Pompeo also has repeatedly praised the 75,000 people who work for the State Department, calling them “patriots” and insisting that they need “to be in every corner, every stretch of the world.”
State Department officials told POLITICO that, while they appreciate Pompeo’s early gestures, a more important test is whether he quickly announces the nominations of career Foreign Service officers to some key slots, including assistant secretary positions, ambassadorships, and the department’s human resources chief.
“It would be a very real signal that he trusts and welcomes the input from the leadership of the career service,” a longtime Foreign Service member said.
Pompeo learned months ago that Trump would tap him to replace Tillerson and has reportedly been mulling potential hires ever since. Some prominent names circulating thanks to press reports or word-of-mouth in foreign policy circles include Paula Dobriansky, Juan Zarate and Jim Richardson.
Dobriansky, who served at State in the George W. Bush administration, is reported to be under consideration to be Pompeo’s undersecretary of state for political affairs. But she was also floated as a possible choice for the job under Tillerson, which some sources said could be strike against her. Dobriansky did not reply to a request for comment.
Zarate, who held senior national security posts in the Bush years and now chairs the Financial Integrity Network, helped advise Pompeo as he transitioned both to the CIA and to the State Department. He declined comment.
Richardson is now a senior adviser at the U.S. Agency for International Development, but he served as a chief of staff and campaign manager for Pompeo when he was in Congress. He did not respond to a request for comment.
Tillerson was slow to fill positions in part because he’d hoped to reorganize the State Department and shed thousands of jobs to meet reduced budget goals set by Trump. But his choices were repeatedly rejected by a White House obsessed with loyalty. Trump nixed Tillerson’s first choice for deputy secretary of state, Elliott Abrams, after learning that Abrams had criticized him in the past.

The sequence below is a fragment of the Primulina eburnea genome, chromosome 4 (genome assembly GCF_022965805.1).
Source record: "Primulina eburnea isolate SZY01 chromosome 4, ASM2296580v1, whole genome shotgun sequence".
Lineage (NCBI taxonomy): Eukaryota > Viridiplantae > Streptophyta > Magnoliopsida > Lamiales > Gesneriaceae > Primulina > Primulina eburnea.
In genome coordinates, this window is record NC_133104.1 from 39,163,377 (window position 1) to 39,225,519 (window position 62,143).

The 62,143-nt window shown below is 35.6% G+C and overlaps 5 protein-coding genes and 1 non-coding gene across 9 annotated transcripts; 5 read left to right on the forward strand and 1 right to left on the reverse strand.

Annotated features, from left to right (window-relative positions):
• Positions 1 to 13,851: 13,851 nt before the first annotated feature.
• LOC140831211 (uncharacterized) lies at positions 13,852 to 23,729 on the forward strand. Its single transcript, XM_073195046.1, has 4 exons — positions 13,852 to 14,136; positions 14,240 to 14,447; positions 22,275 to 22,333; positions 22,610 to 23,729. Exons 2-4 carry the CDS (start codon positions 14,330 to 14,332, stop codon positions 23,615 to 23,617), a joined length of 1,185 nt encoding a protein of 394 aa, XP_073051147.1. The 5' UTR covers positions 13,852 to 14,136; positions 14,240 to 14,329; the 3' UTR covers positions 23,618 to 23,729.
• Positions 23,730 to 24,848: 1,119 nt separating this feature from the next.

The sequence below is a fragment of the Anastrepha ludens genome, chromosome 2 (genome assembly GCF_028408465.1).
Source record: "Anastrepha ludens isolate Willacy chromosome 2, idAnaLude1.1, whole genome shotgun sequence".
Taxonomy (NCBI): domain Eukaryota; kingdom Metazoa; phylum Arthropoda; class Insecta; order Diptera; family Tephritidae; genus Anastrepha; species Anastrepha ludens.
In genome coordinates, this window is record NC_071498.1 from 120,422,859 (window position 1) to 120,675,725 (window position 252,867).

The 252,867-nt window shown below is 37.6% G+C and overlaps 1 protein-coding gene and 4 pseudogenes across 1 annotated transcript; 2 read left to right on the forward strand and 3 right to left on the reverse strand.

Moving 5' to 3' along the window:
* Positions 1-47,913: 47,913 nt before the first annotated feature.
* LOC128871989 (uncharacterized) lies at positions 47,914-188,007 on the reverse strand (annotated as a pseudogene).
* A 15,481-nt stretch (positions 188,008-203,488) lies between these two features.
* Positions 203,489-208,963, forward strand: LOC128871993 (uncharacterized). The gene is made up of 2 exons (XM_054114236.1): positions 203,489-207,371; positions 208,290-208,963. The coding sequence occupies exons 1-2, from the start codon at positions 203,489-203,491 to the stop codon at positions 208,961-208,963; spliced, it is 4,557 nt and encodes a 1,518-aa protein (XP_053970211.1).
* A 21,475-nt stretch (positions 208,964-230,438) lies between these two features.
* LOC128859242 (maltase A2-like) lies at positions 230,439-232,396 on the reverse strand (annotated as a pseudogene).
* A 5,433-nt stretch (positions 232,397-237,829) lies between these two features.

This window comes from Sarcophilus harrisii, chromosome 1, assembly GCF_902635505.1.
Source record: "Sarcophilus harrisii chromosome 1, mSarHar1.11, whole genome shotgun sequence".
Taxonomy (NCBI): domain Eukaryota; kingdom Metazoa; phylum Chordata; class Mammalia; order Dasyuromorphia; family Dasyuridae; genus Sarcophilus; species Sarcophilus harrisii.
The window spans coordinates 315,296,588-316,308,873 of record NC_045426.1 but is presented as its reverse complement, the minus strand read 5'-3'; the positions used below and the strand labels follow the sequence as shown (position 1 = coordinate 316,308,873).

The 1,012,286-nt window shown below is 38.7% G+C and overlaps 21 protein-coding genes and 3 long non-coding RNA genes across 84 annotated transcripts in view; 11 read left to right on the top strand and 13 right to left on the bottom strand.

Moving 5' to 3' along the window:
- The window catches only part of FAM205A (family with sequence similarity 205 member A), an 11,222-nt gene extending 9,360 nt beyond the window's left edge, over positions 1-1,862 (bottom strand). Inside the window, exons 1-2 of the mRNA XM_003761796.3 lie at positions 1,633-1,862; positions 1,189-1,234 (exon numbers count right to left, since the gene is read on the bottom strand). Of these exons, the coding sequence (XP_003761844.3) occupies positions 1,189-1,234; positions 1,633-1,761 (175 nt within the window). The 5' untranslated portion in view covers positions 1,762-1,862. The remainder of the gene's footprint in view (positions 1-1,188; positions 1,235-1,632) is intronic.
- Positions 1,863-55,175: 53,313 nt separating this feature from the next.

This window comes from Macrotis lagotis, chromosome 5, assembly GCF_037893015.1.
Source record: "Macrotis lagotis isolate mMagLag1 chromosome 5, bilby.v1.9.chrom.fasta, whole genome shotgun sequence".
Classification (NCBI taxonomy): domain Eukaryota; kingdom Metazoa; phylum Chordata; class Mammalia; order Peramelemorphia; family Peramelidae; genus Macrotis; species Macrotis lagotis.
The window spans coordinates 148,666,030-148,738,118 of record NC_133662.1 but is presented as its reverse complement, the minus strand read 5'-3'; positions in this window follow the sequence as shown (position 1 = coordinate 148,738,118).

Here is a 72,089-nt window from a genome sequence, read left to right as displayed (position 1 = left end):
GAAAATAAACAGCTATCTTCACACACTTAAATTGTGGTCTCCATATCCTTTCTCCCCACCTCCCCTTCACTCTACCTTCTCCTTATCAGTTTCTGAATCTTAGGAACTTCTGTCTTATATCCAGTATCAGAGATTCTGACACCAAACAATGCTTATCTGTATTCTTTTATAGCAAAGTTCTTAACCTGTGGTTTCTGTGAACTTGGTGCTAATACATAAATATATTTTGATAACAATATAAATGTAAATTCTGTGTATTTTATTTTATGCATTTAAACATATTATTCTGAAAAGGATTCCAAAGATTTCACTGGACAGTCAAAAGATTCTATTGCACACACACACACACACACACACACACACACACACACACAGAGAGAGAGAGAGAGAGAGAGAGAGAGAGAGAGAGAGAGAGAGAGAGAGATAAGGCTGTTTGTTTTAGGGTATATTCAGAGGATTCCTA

More recently, Trump reportedly vetoed Vice President Mike Pence’s choice of Jon Lerner to be his top national security aide after being informed that Lerner, a veteran GOP campaign strategist, had advised sharply anti-Trump groups such as the Club for Growth during the 2016 campaign. Lerner, who serves as a deputy to U.N. ambassador Nikki Haley, withdrew from the Pence role.
If Pompeo were to try to bring on GOP critics of Trump, he “needs to argue to the president that some people are terrible ‘Never Trumpers’ but others just supported other candidates so they naturally attacked him just as he very strongly attacked his opponent,” a Republican former government official said.
“The key difference is probably what people have said since he got elected: If they have stayed critical, the hell with them. If they have been supportive for a year and a half, they should be forgiven, because Pompeo needs some of them to take control of State back from the awful, horrible State bureaucracy.”
Many members of that bureaucracy are especially keen to see Pompeo oust one member of Tillerson’s inner circle who remains at State: Brian Hook, the director of the secretary’s Policy Planning Staff.
Policy Planning has traditionally served as an in-house think tank of sorts, focusing on medium to long-term strategy. But under Hook, who also served in the Bush administration, the division has taken over many day-to-day functions that have traditionally been the purview of regional bureaus. Hook, whose current position doesn’t require Senate confirmation, is leading talks with European allies on the future of the Iran nuclear deal. He also was among the State officials who traveled overseas with Pompeo this past weekend.
Hook’s future remains uncertain. Pompeo may keep him on for continuity’s sake, as well as the fact that Hook has a good relationship with White House officials. Some observers believe Pompeo might move Hook to an ambassadorship or other role that requires Senate approval. But he could meet opposition from senators, especially on the Democratic side, who have been troubled by his accumulation of power as head of Policy Planning.